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8 Things your Waseda Tuition Pays For (And You May Not Know About)
As a student at Waseda University, you (or your scholarship) may pay a relatively big amount of taxes. This money won't buy you only access to facilities or an education, but several small extra features that you may not know about.
Most of this information is available on the web, but it's either in Japanese or very well hidden. So here are some tips to make the most out of your money at the great Waseda University!
Waseda Credit Card
While you may not necessarily need a credit card, having one can be helpful in Japan when it comes to paying things online (pre-paid cards are not that common) or having a phone contract (many of the cheaper ones require payment on a credit card).
Unfortunately, being a student makes it difficult to be accepted by major credit card holders.
However, unbeknownst to many, Waseda has its own credit card program!
You can find all the info you need here in Japanese; keep in mind that the whole application process is also in Japanese, so you may want to bring someone to help you if your Japanese game is still not strong.
Similar to Dropbox, Box is an online storage that you can use for your important documents, just in case you spill coffee over your computer. Through Waseda, you can get a free Box account!
The only catch is that you have to use a Waseda-based network to register the first time you access (meaning that you will have to be on campus, using the Waseda computer, or use your own computer on the Waseda campus wi-fi connection or routed connection)
Get it here (it's in Japanese, but you can later change your Box language to English once you're registered).
Refworks is a useful reference software, which might come in handy if you have a very long list of references for your thesis. Well, you can register for a free account through Waseda!
Just push the "LOGIN" button on the Waseda University Library website, here. Once again, the first time you access to register, you will need to be on campus or using a Waseda internet network.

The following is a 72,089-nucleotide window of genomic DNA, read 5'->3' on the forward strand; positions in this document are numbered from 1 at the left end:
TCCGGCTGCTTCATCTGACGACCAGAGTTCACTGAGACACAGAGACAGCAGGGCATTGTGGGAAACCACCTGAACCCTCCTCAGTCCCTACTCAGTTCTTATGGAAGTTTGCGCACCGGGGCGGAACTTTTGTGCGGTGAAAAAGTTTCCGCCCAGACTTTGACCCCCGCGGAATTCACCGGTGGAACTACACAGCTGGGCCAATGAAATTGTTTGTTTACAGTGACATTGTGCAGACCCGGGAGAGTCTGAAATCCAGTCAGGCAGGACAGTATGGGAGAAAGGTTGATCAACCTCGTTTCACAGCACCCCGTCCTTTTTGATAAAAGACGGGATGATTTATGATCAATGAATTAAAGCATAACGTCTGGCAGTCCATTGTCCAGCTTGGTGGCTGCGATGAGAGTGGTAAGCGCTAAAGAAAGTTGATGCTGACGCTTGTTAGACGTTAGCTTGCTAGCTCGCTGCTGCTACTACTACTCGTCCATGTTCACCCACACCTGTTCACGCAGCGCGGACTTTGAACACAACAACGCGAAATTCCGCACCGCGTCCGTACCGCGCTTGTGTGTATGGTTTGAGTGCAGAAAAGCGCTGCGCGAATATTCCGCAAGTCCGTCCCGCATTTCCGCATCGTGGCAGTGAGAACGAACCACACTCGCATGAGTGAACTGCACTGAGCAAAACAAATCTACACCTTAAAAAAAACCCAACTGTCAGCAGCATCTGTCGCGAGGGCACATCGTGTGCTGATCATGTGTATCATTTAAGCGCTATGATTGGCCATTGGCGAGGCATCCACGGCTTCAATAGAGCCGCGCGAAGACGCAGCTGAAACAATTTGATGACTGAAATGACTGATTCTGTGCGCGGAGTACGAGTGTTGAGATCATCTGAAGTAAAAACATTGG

Access to the gym + free health check
At the beginning of the semester, you will have a chance to get a free health check!
They are going to check your basic stats (urine exam, chest x-ray, eyesight...), and this is useful because you can get a certificate that is necessary to subscribe to the gym in Japan.
Speaking of which, Waseda has its own gym! It's obviously not top-notch when it comes to machine technology, but if you're just looking for a cheap place to do some running or weight-lifting, Waseda Gym only costs 3000 yen (roughly 30 euros/dollars) per year! Given how expensive gyms are in Japan, it's a steal. You can find info about the gym here.
Waseda also has a Refresh Studio, where you can access to Yoga and Aerobics beginner level lessons or have a space to do your own yoga. You can find more info here.
6 free months of Amazon Student
This is pretty common also in the U.S., but many other students may not know.
You can register for Amazon Prime Japan, and get 6 free months of Prime, plus 2000 yen worth of points to spend online! Prime gives you the chance to have expedited and planned shipping for free, and you can accumulate points that you can later spend on Amazon goods.
My advice is to do this before the beginning of the semester, so that you can buy at least one of your books for free!
You can subscribe to Prime here, by using your Waseda email account.
Free Orchestra Tickets
If you sign up for International Community Center (ICC) newsletter, you will find out that every once in a while they give away orchestra tickets for free! The locations and orchestras change, even though NHK Philarmonic Orchestra seems to be almost omnipresent. So drop by at ICC or visit their website, subscribe to their newsletter and keep on checking your email: usually free tickets are given away every two months or so.
24/7 Computer Lab
This seems to be a very well-kept secret, for no reason at all.
Most buildings and libraries in Waseda University close around 10pm, so what will you do if you're a night owl?
Building 22 in Waseda University has a facility open 24hours, 7 days per week (or almost, nobody knows for sure). The only catch is that, if you stay late at night, you will need your Student Card to show it to the guards/fill a form.
The lab is not the nicest place on Earth (it's very crowded on weekends during finals, and the computers are older with quite dirty keyboards), but if you feel the need to just workworkwork focusfocusfocus on that paper that you're supposed to hand in tomorrow morning, it's a good choice.
If you think you need help with your paper/thesis - maybe you're not a native English speaker, or you're not sure the writing flows as it should - you should drop by at the Academic Center. You can reserve lessons with a trained tutor, who will help you fix your material and develop yourself as a writer. You can find more info about the Center here.
Have you ever tried any of these services? Do you know more useful things we're missing here? Leave a comment below!